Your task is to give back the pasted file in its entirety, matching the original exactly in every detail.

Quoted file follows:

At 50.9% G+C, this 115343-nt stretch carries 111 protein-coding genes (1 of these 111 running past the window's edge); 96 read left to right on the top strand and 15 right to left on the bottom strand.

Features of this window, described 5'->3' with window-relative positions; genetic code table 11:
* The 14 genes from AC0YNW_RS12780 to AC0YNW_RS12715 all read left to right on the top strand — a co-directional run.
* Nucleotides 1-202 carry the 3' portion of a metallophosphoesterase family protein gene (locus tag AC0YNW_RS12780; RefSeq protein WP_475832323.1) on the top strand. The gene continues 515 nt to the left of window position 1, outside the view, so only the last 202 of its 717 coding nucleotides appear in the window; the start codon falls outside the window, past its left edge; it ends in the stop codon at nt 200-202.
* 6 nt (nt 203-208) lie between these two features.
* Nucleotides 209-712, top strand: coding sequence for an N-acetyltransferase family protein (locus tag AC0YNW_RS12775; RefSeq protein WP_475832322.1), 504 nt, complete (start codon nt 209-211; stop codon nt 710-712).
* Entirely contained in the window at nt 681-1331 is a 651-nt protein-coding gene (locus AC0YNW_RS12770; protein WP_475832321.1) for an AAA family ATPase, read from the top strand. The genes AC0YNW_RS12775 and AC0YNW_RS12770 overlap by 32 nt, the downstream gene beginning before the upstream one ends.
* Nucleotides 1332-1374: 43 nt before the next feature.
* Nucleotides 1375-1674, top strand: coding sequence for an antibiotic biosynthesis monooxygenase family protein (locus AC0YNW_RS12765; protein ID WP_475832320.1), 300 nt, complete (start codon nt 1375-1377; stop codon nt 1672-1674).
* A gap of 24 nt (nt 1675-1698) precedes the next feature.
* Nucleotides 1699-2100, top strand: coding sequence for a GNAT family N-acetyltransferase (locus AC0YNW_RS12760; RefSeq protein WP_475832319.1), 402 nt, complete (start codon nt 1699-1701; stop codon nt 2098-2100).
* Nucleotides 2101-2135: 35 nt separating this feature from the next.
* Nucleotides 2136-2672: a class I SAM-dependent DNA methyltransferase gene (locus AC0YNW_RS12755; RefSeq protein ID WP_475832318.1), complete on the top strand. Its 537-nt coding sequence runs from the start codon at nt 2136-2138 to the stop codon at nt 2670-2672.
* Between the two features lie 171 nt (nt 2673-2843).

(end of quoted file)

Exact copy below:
At 50.9% G+C, this 115343-nt stretch carries 111 protein-coding genes (1 of these 111 running past the window's edge); 96 read left to right on the top strand and 15 right to left on the bottom strand.

Features of this window, described 5'->3' with window-relative positions; genetic code table 11:
* The 14 genes from AC0YNW_RS12780 to AC0YNW_RS12715 all read left to right on the top strand — a co-directional run.
* Nucleotides 1-202 carry the 3' portion of a metallophosphoesterase family protein gene (locus tag AC0YNW_RS12780; RefSeq protein WP_475832323.1) on the top strand. The gene continues 515 nt to the left of window position 1, outside the view, so only the last 202 of its 717 coding nucleotides appear in the window; the start codon falls outside the window, past its left edge; it ends in the stop codon at nt 200-202.
* 6 nt (nt 203-208) lie between these two features.
* Nucleotides 209-712, top strand: coding sequence for an N-acetyltransferase family protein (locus tag AC0YNW_RS12775; RefSeq protein WP_475832322.1), 504 nt, complete (start codon nt 209-211; stop codon nt 710-712).
* Entirely contained in the window at nt 681-1331 is a 651-nt protein-coding gene (locus AC0YNW_RS12770; protein WP_475832321.1) for an AAA family ATPase, read from the top strand. The genes AC0YNW_RS12775 and AC0YNW_RS12770 overlap by 32 nt, the downstream gene beginning before the upstream one ends.
* Nucleotides 1332-1374: 43 nt before the next feature.
* Nucleotides 1375-1674, top strand: coding sequence for an antibiotic biosynthesis monooxygenase family protein (locus AC0YNW_RS12765; protein ID WP_475832320.1), 300 nt, complete (start codon nt 1375-1377; stop codon nt 1672-1674).
* A gap of 24 nt (nt 1675-1698) precedes the next feature.
* Nucleotides 1699-2100, top strand: coding sequence for a GNAT family N-acetyltransferase (locus AC0YNW_RS12760; RefSeq protein WP_475832319.1), 402 nt, complete (start codon nt 1699-1701; stop codon nt 2098-2100).
* Nucleotides 2101-2135: 35 nt separating this feature from the next.
* Nucleotides 2136-2672: a class I SAM-dependent DNA methyltransferase gene (locus AC0YNW_RS12755; RefSeq protein ID WP_475832318.1), complete on the top strand. Its 537-nt coding sequence runs from the start codon at nt 2136-2138 to the stop codon at nt 2670-2672.
* Between the two features lie 171 nt (nt 2673-2843).